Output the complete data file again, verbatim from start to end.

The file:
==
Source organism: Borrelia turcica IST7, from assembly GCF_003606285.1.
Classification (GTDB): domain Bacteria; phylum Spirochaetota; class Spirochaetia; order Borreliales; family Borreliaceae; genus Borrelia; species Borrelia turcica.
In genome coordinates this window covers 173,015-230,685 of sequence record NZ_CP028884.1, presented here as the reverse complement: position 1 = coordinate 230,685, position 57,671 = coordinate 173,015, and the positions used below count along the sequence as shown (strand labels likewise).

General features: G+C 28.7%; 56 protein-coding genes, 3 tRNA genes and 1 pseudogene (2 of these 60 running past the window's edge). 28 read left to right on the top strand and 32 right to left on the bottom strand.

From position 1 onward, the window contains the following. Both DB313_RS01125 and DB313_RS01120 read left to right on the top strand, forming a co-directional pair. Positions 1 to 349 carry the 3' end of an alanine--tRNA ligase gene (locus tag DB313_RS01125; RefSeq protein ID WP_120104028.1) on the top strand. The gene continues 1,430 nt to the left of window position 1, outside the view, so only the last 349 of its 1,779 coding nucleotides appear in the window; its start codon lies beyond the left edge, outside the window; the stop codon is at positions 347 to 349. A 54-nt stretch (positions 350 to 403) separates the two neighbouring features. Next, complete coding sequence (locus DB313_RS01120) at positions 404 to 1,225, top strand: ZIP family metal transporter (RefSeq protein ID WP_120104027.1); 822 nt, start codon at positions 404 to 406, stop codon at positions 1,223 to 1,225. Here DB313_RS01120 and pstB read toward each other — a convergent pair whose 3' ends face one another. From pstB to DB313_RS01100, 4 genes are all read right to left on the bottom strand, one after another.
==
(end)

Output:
Source organism: Borrelia turcica IST7, from assembly GCF_003606285.1.
Classification (GTDB): domain Bacteria; phylum Spirochaetota; class Spirochaetia; order Borreliales; family Borreliaceae; genus Borrelia; species Borrelia turcica.
In genome coordinates this window covers 173,015-230,685 of sequence record NZ_CP028884.1, presented here as the reverse complement: position 1 = coordinate 230,685, position 57,671 = coordinate 173,015, and the positions used below count along the sequence as shown (strand labels likewise).

General features: G+C 28.7%; 56 protein-coding genes, 3 tRNA genes and 1 pseudogene (2 of these 60 running past the window's edge). 28 read left to right on the top strand and 32 right to left on the bottom strand.

From position 1 onward, the window contains the following. Both DB313_RS01125 and DB313_RS01120 read left to right on the top strand, forming a co-directional pair. Positions 1 to 349 carry the 3' end of an alanine--tRNA ligase gene (locus tag DB313_RS01125; RefSeq protein ID WP_120104028.1) on the top strand. The gene continues 1,430 nt to the left of window position 1, outside the view, so only the last 349 of its 1,779 coding nucleotides appear in the window; its start codon lies beyond the left edge, outside the window; the stop codon is at positions 347 to 349. A 54-nt stretch (positions 350 to 403) separates the two neighbouring features. Next, complete coding sequence (locus DB313_RS01120) at positions 404 to 1,225, top strand: ZIP family metal transporter (RefSeq protein ID WP_120104027.1); 822 nt, start codon at positions 404 to 406, stop codon at positions 1,223 to 1,225. Here DB313_RS01120 and pstB read toward each other — a convergent pair whose 3' ends face one another. From pstB to DB313_RS01100, 4 genes are all read right to left on the bottom strand, one after another.